Abstract 9897: Impact of Extracorporeal Membrane Oxygenation and Cardiopulmonary Resuscitation on Norwood Procedure Outcomes: Data from the Single Ventricle Reconstruction Trail
Background: Extracorporeal membrane oxygenation (ECMO) and cardiopulmonary resuscitation (CPR) are reported risk factors for worse outcome after the Norwood procedure (NP). The Single Ventricle Reconstruction (SVR) trial randomized infants with hypoplastic left heart syndrome to a modified Blalock-Taussig shunt (MBTS) or right ventricular to pulmonary artery shunt (RVPAS). We explored associations between ECMO and/or CPR with death and transplant.
Methods: Outcomes for 549 SVR patients using the shunt in place at end of the NP (MBTS 268, RVPAS 281) were compared among: CPR alone (CPR, n=37), ECMO alone (ECMO, n=49), ECMO required to regain circulation after CPR (E-CPR, n=36) and neither CPR nor ECMO (“none”, n=427). Cox proportional hazards regression with a time-dependent group indicator was used to model time to death or transplant. The interaction of patient group and shunt type was also examined.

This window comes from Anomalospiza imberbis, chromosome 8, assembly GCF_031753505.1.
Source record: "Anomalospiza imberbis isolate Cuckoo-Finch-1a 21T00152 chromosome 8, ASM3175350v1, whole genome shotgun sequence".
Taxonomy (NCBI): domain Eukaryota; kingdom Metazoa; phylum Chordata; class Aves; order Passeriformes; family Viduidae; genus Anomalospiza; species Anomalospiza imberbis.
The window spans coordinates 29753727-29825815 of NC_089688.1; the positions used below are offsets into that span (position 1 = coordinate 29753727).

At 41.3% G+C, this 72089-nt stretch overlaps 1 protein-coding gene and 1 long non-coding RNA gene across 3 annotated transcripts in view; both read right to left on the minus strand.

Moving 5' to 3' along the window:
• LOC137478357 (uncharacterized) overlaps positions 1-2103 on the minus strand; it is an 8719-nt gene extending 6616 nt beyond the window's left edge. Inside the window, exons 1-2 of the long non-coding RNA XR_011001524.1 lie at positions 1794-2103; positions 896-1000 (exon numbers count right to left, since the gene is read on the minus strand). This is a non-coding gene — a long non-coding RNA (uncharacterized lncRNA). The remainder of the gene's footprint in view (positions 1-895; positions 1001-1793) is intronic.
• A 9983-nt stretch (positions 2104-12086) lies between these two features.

Results: Mean follow-up was 2.7 ± 1.9 years. Gestational age, age at surgery, size of ascending aorta, presence of significant tricuspid regurgitation, systolic function and shunt type were similar among the 4 groups. Low birth weight was more common in CPR or E-CPR groups (p<.001). Patients receiving CPR, ECMO or E-CPR had a higher incidence of transplant or death (p<.0001). With adjustment for surgeon and birth weight, interaction analysis showed poorer outcome with MBTS in the “none” group but not in the E-CPR group (interaction p = .014). The hazard ratio for MBTS vs. RVPAS in E-CPR was 0.48 (95% CI 0.21, 1.11) vs. 1.54 (95% CI 1.04, 2.28) for “none”. A similar pattern was seen with ECMO (interaction p = .047). A differential effect of shunt type was not observed for CPR vs. “none” patients.
Conclusions: Patients requiring CPR and/or ECMO after the Norwood procedure have significantly increased early mortality and/or transplant and remain at risk for attrition remote from the initial event. The RVPAS was not found to be superior to the MBTS in patients requiring ECMO or E-CPR.
- © 2011 by American Heart Association, Inc.